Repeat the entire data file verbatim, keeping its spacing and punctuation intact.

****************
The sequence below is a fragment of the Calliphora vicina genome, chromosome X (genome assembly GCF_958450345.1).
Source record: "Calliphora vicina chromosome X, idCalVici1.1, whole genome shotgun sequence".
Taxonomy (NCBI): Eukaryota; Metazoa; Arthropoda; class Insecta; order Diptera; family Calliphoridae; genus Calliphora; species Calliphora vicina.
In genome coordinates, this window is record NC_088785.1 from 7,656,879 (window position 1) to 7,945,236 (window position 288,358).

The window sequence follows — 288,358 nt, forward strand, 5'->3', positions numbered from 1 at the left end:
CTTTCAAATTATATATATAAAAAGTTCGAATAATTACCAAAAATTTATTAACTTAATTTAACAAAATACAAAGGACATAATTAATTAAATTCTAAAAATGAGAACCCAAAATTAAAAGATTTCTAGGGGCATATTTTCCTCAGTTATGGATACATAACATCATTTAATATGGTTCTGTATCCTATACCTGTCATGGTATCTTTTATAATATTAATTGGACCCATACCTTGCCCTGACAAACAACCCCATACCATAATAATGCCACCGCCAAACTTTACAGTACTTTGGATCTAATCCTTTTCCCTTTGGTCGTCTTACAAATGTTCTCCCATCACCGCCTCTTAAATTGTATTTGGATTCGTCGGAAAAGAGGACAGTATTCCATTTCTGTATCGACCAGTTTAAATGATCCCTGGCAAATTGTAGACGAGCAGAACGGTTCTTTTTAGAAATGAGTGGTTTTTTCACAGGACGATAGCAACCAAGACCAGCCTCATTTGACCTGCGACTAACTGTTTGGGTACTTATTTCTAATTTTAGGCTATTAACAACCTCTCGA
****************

The sequence below is a fragment of the Calliphora vicina genome, chromosome X (genome assembly GCF_958450345.1).
Source record: "Calliphora vicina chromosome X, idCalVici1.1, whole genome shotgun sequence".
Taxonomy (NCBI): Eukaryota; Metazoa; Arthropoda; class Insecta; order Diptera; family Calliphoridae; genus Calliphora; species Calliphora vicina.
In genome coordinates, this window is record NC_088785.1 from 7,656,879 (window position 1) to 7,945,236 (window position 288,358).

The window sequence follows — 288,358 nt, forward strand, 5'->3', positions numbered from 1 at the left end:
CTTTCAAATTATATATATAAAAAGTTCGAATAATTACCAAAAATTTATTAACTTAATTTAACAAAATACAAAGGACATAATTAATTAAATTCTAAAAATGAGAACCCAAAATTAAAAGATTTCTAGGGGCATATTTTCCTCAGTTATGGATACATAACATCATTTAATATGGTTCTGTATCCTATACCTGTCATGGTATCTTTTATAATATTAATTGGACCCATACCTTGCCCTGACAAACAACCCCATACCATAATAATGCCACCGCCAAACTTTACAGTACTTTGGATCTAATCCTTTTCCCTTTGGTCGTCTTACAAATGTTCTCCCATCACCGCCTCTTAAATTGTATTTGGATTCGTCGGAAAAGAGGACAGTATTCCATTTCTGTATCGACCAGTTTAAATGATCCCTGGCAAATTGTAGACGAGCAGAACGGTTCTTTTTAGAAATGAGTGGTTTTTTCACAGGACGATAGCAACCAAGACCAGCCTCATTTGACCTGCGACTAACTGTTTGGGTACTTATTTCTAATTTTAGGCTATTAACAACCTCTCGA